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A Different Look At Romance
on May 30, 2004
All the things that characterize a Hollywood romance are turned upside down and changed about in this film. The usual fare is the interactions between two urbanites with huge polished smiles stuck to their faces. They enter a relationship which is loud, giddy, and giggly.
In The Piano, the woman doesn't speak at all and both men are stoic sorts who have lived in a hard land. A lot happens under the surface where we can only guess at it. In mainstream films, the emphasis for the man is rushing in and grabbing the woman of his dreams with all possible speed.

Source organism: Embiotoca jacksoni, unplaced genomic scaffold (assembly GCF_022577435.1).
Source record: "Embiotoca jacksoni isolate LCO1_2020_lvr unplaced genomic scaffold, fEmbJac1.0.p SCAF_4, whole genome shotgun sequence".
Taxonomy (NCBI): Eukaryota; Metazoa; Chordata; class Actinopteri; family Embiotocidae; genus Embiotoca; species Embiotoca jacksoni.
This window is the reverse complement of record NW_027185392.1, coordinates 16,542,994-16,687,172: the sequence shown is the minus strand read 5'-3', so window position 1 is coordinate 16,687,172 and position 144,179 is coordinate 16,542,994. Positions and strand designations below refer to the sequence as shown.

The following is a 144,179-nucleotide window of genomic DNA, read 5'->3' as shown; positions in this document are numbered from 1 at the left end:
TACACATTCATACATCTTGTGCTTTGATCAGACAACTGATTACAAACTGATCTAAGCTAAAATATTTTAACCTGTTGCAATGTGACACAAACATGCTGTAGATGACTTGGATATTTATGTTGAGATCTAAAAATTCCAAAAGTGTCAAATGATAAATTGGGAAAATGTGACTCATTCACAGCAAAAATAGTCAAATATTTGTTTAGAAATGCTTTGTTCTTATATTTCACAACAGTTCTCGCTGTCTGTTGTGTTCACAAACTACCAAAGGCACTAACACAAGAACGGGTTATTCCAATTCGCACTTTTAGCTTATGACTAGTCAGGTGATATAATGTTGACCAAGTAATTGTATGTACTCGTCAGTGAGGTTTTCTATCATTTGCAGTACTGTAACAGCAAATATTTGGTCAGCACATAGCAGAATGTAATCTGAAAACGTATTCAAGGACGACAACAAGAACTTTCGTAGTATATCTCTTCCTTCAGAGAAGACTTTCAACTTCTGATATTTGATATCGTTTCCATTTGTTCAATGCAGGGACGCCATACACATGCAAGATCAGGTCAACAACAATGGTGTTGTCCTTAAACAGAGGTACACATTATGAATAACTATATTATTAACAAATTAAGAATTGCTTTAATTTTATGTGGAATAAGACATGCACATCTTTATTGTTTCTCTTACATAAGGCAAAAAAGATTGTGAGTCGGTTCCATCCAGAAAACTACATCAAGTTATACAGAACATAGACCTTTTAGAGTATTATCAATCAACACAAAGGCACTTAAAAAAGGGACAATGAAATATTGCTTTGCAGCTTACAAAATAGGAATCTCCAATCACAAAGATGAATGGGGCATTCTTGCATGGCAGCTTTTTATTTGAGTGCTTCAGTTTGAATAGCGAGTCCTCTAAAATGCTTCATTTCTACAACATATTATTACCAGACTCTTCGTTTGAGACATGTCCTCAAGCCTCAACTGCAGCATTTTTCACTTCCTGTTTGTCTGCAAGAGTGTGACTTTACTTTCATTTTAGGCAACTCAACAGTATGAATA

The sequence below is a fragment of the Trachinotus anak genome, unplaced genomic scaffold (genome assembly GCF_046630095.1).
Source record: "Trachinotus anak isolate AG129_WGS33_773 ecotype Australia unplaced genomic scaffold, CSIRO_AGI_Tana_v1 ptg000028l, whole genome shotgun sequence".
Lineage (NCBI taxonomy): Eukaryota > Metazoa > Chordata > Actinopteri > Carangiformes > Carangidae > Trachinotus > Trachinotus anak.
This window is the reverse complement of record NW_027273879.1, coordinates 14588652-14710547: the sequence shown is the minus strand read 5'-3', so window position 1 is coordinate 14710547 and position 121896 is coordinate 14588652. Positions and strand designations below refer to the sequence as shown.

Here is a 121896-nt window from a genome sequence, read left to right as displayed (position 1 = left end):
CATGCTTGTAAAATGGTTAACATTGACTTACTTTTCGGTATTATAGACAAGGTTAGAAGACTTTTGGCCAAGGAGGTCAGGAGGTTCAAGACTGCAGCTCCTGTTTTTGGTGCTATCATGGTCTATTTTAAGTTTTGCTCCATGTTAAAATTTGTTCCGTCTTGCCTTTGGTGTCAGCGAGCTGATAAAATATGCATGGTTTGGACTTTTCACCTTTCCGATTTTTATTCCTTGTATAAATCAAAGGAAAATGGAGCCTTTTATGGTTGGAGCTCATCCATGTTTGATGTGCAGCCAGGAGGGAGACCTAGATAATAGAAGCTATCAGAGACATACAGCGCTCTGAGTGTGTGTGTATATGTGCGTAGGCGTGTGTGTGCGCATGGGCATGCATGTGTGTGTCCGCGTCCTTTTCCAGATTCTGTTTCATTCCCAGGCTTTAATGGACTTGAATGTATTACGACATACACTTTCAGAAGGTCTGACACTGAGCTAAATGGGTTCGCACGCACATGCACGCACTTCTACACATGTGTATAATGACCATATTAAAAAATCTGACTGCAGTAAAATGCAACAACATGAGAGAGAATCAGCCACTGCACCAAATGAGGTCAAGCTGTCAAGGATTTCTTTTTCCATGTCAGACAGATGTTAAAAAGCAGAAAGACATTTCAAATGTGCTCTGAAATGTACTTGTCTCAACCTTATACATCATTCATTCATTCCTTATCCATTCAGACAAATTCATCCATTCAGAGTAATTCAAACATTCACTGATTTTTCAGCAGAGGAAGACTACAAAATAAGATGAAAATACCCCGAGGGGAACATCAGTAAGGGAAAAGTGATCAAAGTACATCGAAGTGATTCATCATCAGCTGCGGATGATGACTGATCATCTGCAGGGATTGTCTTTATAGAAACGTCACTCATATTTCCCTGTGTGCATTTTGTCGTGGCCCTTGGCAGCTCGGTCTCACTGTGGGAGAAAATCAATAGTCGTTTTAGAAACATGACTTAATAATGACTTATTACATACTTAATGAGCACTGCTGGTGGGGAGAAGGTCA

But here, just once, the quiet, patient, and tender man emerges with the lady. And what's more, when we first see him, we fail to see through his hard exterior. Even the viewer comes to know this man's virtue only over time.
I found this to be an incredibly beautiful story and as if that alone wasn't good enough, I also greatly enjoyed the cinematography and the music. This is one of those films that I find guilty of being incredibly good on all counts.
And a final note about male nudity: Yes it is in this film. Both male and female are seen completely nude. And there's nothing wrong with the male part. We men have beautiful bodies too. Art of the past has had no compunctions about showing nude males and correctly so. I'm not sure I can understand this modern prudery.